Evolutionarily speaking, it doesn’t matter if Michael spends all his time helping his feckless family, as long those efforts help someone in the family (G.O.B., most likely) reproduce and perpetuate some of the genes that Michael shares with him or her. This idea was advanced by W.D. Hamilton in two 1964 papers, one mathematical [PDF], and one more focused on real-world examples [PDF]; we now know it as kin selection. It doesn’t hold up so well for maintaining the kind of complex society humans have today, where we interact with lots of completely unrelated people—but it might have got the ball rolling toward the wheel, war, New York and so forth by selecting for cooperative behaviors within small tribes back at the dawn of history.

The group selection versus kin selection debate has gone back and forth for decades, and the new paper is a shot across the bow of kin selection. The authors, Martin Nowak, Corina Tarnita, and E.O. Wilson, aim to do two things: first, prove that kin selection is wrong; and second, describe an alternative explanation. For the first, they argue that kin selection only applies in narrow circumstances, that those circumstances never show up in nature, and that empirical studies just don’t support the model. Johnny Humphreys makes some reasonable objections to these arguments, and so do several folks interviewed by Carl Zimmer, and I’ll refer you there rather than try to improve on them.* I’m more interested in the second part: the alternative explanation.

Enslaved by Mom
No individual fitness for you—you’re cogs in the Superorganism. Photo by jby.Nowak et al. propose to explain the evolution of unselfishness as it applies to eusociality—organisms like ants or bees or naked mole rats, in which colonies of (closely related) individuals defer most or all of their opportunities to reproduce, in order to support one or a few individuals that reproduce a lot. As Johnny points out in his critique, it’s not clear that eusociality is the same thing as unselfishness at all, even though it’s historically cited as an example of unselfishness [$a]. The new model that Nowak et al. develop actually makes the difference between eusociality and unselfishness even clearer. Under their model, it’s not that worker ants give up reproductive opportunities to help their mother, the Queen, reproduce—it’s that the Queen takes away their reproductive opportunities.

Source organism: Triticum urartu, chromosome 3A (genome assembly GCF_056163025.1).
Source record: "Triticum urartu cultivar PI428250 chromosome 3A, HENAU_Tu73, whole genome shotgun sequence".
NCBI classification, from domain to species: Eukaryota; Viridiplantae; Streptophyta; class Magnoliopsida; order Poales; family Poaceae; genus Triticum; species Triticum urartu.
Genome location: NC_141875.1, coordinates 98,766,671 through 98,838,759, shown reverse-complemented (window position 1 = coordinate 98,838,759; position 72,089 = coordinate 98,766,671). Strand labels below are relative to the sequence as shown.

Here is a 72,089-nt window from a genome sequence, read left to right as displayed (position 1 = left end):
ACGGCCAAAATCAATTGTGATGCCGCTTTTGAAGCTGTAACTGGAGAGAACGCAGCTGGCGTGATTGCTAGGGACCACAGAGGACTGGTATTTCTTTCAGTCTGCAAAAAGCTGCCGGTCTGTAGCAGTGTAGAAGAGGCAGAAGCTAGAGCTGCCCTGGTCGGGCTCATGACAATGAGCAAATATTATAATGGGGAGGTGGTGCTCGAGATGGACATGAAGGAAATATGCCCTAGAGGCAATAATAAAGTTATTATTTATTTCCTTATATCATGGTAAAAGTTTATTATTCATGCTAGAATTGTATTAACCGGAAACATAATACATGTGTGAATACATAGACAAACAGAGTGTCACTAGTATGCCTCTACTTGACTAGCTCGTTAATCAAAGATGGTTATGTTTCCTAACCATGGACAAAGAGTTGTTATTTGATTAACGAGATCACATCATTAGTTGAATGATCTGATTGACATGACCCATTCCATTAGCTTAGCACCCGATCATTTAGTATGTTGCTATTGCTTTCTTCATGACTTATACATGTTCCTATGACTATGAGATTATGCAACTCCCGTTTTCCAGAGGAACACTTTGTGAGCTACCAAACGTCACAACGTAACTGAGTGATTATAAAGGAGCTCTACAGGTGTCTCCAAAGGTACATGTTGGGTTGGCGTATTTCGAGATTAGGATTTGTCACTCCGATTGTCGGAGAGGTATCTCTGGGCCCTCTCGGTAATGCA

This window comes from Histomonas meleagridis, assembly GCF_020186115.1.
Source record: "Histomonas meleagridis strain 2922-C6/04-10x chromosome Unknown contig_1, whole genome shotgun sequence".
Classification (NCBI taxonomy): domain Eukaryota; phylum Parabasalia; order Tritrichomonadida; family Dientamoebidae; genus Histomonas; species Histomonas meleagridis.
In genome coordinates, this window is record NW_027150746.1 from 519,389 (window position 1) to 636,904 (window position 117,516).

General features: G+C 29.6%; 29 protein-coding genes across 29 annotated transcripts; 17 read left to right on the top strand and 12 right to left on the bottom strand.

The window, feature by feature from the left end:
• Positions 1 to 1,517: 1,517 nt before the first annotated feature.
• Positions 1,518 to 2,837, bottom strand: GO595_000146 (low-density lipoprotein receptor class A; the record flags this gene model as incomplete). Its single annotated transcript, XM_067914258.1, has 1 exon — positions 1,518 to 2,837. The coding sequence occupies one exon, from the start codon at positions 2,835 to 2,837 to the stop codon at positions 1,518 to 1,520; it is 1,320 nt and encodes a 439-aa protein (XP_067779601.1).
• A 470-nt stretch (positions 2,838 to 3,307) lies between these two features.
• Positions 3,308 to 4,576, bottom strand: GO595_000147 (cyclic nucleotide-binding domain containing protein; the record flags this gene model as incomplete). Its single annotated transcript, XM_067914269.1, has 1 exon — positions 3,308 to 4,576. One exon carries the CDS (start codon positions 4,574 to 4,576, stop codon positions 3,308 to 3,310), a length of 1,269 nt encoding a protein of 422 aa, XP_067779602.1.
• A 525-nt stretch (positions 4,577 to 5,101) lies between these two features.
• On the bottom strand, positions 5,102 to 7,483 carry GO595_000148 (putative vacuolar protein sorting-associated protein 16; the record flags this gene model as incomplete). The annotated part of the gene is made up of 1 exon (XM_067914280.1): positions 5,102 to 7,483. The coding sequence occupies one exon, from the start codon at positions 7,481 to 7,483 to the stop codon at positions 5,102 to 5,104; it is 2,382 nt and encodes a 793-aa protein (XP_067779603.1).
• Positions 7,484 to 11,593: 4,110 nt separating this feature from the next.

The key insight of the new model is that, in evolving from a non-social insect to a eusocial one, the natural selection that matters affects not the individuals evolving into workers, but the individual who would be Queen. Consider an insect similar to the probable ancestor of ants: females build nests, provision them with food, and lay eggs inside. Nowak et al. propose that a female who evolved the ability to lay “worker” eggs—females that grow up not to found their own nest, but to help in their mother’s—would have greater fitness than females without such helpful offspring.

Aside from the probability of evolving “worker” eggs (which is not a small issue, I think), this shift in perspective from the fitness of the worker to the fitness of the Queen makes all sorts of sense to me. I’ve often wondered why myrmecologists don’t treat ant colonies as single organisms, rather than collections of cooperating individuals.

But this approach also seems to sidestep the key question biologists hope to answer with kin selection and group selection models—these models aim to explain how individuals can come together to cooperate, but Nowak et al. have built a model that looks more like enslavement. I can’t learn anything about how unselfish behavior can spontaneously evolve in a population by looking at a population that has had unselfishness imposed upon it. To indulge in one last especially geeky pop culture reference, it’d be like trying to learn about market economics by studying The Borg.

Nowak, Tarnita, and Wilson might have come up with a very good model for the evolution of eusociality; but if so, it means that eusociality is a bad model for the evolution of cooperation as we usually conceive it.

* I will, however, note that Nowak et al. do something I’ve never seen in a scholarly paper before—in dismissing empirical studies of kin selection, they defer substantive discussion to the Supplementary Information. There are, in fact, 43 pages of SI for this 6-page paper, including two major mathematical models and the discussion of empirical kin selection studies. This is a problem, but one that is beyond the scope of this already-long post.


Axelrod, R., & Hamilton, W. (1981). The evolution of cooperation. Science, 211 (4489), 1390-1396 DOI: 10.1126/science.7466396

Hamilton, W.D. (1964). The genetical evolution of social behaviour. I. Journal of Theoretical Biology, 7 (1), 1-16 DOI: 10.1016/0022-5193(64)90038-4

Hamilton, W.D. (1964). The genetical evolution of social behaviour. II. Journal of Theoretical Biology, 7 (1), 17-52 DOI: 10.1016/0022-5193(64)90039-6

Nowak, M., Tarnita, C., & Wilson, E. (2010). The evolution of eusociality. Nature, 466 (7310), 1057-62 DOI: 10.1038/nature09205